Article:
The current uncertain environment in Palm Beach suggests that transaction activity is likely to slow, as uncertainty weighs more heavily on investors and lenders. Investors will need to reassess their projections for future cash flows and property performance, as the coronavirus-spawned recession renders their projections increasingly uncertain. Lenders are also more reluctant to lend as the recession progresses, instead taking a pause to evaluate rent growth assumptions and deal profiles. Meaningful declines in the deal volume are expected as a result.
Before the onset of the coronavirus pandemic, annual transaction volume in the Palm Beach retail market was strong and compared favorably to the prior year’s activity. Buyers favored shopping centers in suburban parts of the metro. The North Palm Beach, Royal Palm Beach/Wellington, and West Palm Beach submarkets accounted for more than half of the past year’s activity.
Private investors drove close to three-quarters of the past year’s activity, while private equity investors account for just under 15% of the deal volume. Users, REITs, and institutional investors account for close to 5% each. There is little foreign investment in the Palm Beach retail market, as close to 65% of investors are local, with the remaining almost entirely domestic.
Prices rose by close to 50% over the five-year period prior to the onset of the coronavirus pandemic. As with the rest of the country, the coronavirus pandemic has disrupted financing and added uncertainty when pricing transactions that are currently in the pipeline. Lending spreads have recently widened significantly, something that could cause many deals that are now in the works to get canceled or renegotiated. As cash flows become less certain, valuations will become inherently riskier, and together with more expensive financing, will likely lead to a significant reduction in investment activity over the next few quarters as investors sit on the sidelines while the dust settles.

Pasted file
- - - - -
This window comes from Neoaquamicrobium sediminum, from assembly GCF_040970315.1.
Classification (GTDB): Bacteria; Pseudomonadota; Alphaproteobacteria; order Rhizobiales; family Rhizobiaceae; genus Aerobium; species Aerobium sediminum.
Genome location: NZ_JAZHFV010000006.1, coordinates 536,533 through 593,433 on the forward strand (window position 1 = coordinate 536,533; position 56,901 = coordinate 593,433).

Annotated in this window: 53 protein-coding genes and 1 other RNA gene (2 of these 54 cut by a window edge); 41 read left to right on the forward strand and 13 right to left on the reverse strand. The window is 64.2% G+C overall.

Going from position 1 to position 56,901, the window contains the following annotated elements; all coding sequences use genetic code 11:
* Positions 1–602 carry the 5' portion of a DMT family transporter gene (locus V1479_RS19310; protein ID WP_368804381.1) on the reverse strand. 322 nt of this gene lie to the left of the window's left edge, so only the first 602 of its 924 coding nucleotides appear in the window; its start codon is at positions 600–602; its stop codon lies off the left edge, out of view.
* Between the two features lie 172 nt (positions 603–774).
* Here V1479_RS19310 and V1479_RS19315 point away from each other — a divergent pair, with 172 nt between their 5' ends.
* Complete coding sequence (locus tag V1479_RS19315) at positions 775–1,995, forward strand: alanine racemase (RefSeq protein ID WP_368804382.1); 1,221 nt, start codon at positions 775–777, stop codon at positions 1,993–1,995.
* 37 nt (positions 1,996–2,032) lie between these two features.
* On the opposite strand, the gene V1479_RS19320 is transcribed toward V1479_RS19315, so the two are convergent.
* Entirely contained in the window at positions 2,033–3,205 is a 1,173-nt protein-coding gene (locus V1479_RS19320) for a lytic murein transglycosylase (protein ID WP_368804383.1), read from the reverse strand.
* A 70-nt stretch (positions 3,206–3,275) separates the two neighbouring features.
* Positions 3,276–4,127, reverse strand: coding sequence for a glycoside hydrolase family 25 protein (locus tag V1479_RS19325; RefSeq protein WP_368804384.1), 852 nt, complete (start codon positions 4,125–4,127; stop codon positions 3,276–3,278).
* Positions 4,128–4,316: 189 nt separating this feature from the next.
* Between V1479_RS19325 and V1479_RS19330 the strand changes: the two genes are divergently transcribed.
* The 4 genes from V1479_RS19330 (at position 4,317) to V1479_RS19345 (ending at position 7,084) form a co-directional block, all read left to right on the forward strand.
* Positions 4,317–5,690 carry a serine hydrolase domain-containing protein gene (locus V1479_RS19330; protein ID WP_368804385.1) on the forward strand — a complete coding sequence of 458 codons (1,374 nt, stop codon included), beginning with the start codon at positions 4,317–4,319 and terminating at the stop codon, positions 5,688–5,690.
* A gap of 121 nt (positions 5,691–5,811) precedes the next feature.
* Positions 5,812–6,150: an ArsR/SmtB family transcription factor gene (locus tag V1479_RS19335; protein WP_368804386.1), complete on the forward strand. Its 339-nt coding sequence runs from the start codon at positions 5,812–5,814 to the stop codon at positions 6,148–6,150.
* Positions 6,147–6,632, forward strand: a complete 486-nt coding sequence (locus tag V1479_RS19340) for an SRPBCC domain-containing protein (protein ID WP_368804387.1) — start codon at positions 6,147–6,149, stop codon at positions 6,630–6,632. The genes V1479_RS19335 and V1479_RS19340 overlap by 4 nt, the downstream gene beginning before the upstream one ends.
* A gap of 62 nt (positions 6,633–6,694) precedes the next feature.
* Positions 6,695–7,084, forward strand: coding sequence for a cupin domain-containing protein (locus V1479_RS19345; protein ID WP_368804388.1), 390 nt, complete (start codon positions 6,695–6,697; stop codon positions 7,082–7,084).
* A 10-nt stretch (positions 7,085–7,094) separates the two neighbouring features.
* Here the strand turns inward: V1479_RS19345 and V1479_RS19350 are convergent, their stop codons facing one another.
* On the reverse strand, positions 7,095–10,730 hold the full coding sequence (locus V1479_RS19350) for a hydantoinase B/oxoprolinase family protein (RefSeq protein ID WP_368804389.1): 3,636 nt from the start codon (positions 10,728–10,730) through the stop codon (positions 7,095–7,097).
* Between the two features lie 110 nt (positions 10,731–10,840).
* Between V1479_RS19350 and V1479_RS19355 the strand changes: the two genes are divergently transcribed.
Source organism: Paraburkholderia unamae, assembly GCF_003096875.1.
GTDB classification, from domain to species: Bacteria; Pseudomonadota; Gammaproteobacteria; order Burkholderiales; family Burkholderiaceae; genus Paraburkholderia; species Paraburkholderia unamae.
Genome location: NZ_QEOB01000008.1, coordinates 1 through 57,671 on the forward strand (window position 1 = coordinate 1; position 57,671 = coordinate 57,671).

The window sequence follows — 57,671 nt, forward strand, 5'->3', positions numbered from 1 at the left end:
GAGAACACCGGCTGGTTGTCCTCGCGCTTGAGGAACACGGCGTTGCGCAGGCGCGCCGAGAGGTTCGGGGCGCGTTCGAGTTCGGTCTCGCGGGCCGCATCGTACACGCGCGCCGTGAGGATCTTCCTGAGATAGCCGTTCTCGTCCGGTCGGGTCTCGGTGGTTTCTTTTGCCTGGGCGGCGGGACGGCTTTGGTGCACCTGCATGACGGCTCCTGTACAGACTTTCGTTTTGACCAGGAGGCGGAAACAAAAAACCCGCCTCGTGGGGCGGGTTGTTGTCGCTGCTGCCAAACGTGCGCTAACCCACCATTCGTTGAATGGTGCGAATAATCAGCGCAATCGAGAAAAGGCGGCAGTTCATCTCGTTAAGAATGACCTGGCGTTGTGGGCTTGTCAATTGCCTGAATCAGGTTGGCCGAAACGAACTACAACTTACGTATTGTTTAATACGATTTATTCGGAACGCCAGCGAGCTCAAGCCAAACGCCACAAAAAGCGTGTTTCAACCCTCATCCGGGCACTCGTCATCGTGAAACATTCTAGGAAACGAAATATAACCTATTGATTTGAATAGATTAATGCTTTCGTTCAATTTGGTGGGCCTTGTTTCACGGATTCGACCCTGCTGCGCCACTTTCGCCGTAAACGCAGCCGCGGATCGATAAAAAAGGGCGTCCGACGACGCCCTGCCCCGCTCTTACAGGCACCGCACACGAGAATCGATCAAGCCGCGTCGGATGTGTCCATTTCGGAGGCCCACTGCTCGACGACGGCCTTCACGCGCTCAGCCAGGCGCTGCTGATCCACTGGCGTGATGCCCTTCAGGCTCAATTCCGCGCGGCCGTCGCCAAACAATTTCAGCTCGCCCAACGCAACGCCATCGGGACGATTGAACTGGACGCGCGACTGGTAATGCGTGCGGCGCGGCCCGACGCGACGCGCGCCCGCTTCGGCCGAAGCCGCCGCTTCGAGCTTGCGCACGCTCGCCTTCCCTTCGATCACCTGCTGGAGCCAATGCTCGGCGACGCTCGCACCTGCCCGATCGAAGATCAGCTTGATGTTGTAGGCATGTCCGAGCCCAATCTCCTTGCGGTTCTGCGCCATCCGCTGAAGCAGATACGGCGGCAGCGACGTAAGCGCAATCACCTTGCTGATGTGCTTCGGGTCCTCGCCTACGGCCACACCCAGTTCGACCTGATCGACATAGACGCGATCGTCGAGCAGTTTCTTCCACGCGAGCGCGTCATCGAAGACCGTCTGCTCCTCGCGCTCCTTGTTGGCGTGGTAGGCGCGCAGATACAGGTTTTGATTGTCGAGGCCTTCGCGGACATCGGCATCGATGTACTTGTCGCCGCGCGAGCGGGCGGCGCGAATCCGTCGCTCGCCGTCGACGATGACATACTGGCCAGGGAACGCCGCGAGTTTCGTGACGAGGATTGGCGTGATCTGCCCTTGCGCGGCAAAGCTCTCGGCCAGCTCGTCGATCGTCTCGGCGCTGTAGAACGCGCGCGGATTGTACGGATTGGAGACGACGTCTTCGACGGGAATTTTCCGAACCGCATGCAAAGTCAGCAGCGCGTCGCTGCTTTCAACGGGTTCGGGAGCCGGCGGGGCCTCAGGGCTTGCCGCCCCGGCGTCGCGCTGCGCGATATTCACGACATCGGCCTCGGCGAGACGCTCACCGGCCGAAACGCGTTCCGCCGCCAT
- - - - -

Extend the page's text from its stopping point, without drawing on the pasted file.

While jobs gradually return, Palm Beach County’s economy continues to be affected by the coronavirus pandemic. One of the three South Florida counties which have contended with a high virus caseload, Palm Beach remained down about 69,000 jobs as of the Bureau of Labor Statistics’ (BLS) release of August jobs figures. In the four months from May through August, the county recovered only about a third of the jobs lost in March and April.
In those two months, when the county was locked down to prevent the spread of the virus, Palm Beach lost more than 100,000 jobs. Florida started to gradually re-open establishments in mid-May, which led to a recovery of about 24,000 jobs across the county that month. The recovery slowed in the months after May. About 7,000 jobs came back in June, but by July, as the city continued to contend with the spread of the virus, distancing mandates and limits on indoor gatherings were again implemented and more than 3,000 jobs were again lost.
The virus continues to impact tourism, a vital industry in Palm Beach County. Jobs in leisure and hospitality, which comprised more than 15% of the county’s workforce pre-pandemic, remained down 33,000 jobs as of August. This represents a recovery of about 31% of the 48,000 jobs the sector lost in March and April.
Retail trade jobs have also been hit hard while shops have closed, and many people choose to stay home even after mandates have been lifted. About 79,000 people worked in retail trade in Palm Beach prior to the pandemic. As of the BLS’ August report, more than 4,000 such jobs had been recovered since the state re-opened in mid-May, but the sector was still down more than 5,000 jobs from February.
The greater trade employment sector, excluding retail trade, has struggled as well. In addition to the nearly 10,000 retail trade jobs lost in March and April, the market lost an additional 2,000 non-retail trade, transportation, and utilities jobs. By August, the sector was down 3,000 jobs from February, having lost jobs in each subsequent month except June.
Since South Florida implemented some of the longest lockdowns due to the heightened spread of the virus, the economic recovery here is likely to be slow. Palm Beach County does benefit, however, from a diverse workforce where no one industry accounts for more than 20% of jobs. This should help to insulate the market from higher losses as a proportion of the workforce during downturns.